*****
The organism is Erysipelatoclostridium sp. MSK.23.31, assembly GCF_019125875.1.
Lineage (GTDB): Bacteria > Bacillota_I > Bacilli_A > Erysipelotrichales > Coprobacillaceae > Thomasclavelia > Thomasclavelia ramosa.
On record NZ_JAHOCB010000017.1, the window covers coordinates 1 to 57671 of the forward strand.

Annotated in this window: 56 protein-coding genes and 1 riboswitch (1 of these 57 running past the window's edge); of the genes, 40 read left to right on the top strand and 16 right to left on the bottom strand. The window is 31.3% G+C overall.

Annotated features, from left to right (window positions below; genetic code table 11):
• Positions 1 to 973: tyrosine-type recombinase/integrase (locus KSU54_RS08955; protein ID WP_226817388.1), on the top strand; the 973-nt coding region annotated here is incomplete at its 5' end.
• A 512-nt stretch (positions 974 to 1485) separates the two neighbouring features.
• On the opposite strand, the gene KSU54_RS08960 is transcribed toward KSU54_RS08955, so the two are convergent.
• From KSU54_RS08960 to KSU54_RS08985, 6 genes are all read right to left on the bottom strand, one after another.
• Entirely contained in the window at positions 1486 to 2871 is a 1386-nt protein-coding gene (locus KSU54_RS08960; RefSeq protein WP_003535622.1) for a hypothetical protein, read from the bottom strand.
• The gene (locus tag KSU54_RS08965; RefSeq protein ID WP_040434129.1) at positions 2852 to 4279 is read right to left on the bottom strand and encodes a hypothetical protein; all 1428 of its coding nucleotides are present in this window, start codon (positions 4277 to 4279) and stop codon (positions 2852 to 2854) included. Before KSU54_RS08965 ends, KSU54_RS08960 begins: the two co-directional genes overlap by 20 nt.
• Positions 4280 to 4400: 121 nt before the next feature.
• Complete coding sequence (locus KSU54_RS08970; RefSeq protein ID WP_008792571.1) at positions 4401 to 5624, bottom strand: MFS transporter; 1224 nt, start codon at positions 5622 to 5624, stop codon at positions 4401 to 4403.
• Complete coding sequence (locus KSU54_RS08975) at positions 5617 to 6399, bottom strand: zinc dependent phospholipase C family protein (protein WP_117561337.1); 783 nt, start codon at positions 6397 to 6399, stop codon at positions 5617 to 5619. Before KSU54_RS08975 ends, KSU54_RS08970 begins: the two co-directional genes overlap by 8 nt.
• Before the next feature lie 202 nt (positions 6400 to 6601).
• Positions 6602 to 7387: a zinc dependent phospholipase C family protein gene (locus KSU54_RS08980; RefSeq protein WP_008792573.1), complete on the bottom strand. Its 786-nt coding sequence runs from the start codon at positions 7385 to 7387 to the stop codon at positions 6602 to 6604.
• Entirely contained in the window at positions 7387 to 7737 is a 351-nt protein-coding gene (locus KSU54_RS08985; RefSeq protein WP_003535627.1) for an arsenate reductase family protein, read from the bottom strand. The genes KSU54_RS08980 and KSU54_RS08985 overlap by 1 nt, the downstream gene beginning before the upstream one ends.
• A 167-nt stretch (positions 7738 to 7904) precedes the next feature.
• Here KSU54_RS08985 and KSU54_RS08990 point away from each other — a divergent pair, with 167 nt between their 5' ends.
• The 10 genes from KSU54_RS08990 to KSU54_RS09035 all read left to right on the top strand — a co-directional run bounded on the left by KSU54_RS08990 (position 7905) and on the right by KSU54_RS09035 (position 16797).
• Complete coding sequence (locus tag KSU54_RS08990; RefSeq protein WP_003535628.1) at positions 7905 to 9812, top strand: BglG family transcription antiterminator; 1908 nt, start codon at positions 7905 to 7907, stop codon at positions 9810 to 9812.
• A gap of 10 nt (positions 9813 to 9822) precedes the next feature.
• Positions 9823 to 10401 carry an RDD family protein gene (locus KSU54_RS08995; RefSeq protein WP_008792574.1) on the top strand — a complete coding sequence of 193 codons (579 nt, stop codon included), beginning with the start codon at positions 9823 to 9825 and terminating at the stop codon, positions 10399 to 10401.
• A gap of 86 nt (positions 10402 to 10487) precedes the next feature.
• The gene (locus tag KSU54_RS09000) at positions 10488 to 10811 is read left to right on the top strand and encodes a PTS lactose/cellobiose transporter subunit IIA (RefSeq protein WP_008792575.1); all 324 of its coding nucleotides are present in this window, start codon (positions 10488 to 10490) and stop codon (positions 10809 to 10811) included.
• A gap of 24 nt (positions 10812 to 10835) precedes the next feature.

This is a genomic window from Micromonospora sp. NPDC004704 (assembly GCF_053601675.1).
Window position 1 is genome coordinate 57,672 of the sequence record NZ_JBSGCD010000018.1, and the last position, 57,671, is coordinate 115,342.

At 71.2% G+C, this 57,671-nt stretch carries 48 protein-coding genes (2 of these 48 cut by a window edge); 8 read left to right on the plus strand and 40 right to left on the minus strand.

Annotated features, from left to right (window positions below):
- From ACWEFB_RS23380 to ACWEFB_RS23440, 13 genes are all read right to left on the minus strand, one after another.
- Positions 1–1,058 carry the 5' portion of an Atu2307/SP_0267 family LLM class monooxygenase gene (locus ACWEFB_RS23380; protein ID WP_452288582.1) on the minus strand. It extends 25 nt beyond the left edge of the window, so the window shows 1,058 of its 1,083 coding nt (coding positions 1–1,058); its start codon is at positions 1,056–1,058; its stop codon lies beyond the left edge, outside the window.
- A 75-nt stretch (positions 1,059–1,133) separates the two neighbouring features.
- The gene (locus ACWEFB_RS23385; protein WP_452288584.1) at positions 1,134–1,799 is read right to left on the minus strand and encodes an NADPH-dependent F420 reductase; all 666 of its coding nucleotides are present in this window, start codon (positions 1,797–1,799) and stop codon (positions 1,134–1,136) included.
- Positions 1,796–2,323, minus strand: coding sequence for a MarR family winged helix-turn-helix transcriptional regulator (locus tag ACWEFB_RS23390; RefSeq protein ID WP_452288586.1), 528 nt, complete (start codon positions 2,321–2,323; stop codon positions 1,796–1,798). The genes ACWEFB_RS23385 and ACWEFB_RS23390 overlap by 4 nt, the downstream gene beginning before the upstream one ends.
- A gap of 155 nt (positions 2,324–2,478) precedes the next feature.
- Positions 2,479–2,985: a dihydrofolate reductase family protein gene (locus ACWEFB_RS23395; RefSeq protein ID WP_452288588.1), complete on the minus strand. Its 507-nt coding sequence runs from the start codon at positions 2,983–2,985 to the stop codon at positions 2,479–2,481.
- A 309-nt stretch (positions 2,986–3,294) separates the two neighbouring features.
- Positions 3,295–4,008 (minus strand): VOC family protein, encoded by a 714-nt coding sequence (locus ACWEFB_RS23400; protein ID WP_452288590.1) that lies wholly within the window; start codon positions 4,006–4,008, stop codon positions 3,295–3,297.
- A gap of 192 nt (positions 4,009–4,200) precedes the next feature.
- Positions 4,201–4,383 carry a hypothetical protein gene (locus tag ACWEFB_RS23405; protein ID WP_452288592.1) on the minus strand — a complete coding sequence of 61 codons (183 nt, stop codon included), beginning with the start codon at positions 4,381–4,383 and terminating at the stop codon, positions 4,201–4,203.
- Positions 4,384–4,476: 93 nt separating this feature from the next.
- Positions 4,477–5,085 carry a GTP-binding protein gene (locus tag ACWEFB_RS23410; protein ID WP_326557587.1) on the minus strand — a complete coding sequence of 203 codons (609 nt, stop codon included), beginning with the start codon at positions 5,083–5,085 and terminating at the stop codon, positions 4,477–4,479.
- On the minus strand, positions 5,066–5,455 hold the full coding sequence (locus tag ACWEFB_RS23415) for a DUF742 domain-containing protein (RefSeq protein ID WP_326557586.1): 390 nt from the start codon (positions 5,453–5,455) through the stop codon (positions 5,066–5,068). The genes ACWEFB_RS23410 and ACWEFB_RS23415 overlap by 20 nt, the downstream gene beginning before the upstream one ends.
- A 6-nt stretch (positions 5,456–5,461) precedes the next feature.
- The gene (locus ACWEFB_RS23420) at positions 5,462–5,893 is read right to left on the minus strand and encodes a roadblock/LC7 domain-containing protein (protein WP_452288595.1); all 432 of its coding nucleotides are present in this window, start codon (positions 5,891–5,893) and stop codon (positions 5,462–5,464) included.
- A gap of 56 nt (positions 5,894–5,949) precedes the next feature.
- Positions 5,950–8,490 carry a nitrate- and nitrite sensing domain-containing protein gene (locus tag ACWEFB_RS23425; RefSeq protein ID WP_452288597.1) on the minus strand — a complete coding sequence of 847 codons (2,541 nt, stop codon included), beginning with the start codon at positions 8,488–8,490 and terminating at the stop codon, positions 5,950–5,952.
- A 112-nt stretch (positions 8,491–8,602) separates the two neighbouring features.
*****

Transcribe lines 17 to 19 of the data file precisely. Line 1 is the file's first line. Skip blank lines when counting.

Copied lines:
• Entirely contained in the window at positions 7387 to 7737 is a 351-nt protein-coding gene (locus KSU54_RS08985; RefSeq protein WP_003535627.1) for an arsenate reductase family protein, read from the bottom strand. The genes KSU54_RS08980 and KSU54_RS08985 overlap by 1 nt, the downstream gene beginning before the upstream one ends.
• A 167-nt stretch (positions 7738 to 7904) precedes the next feature.
• Here KSU54_RS08985 and KSU54_RS08990 point away from each other — a divergent pair, with 167 nt between their 5' ends.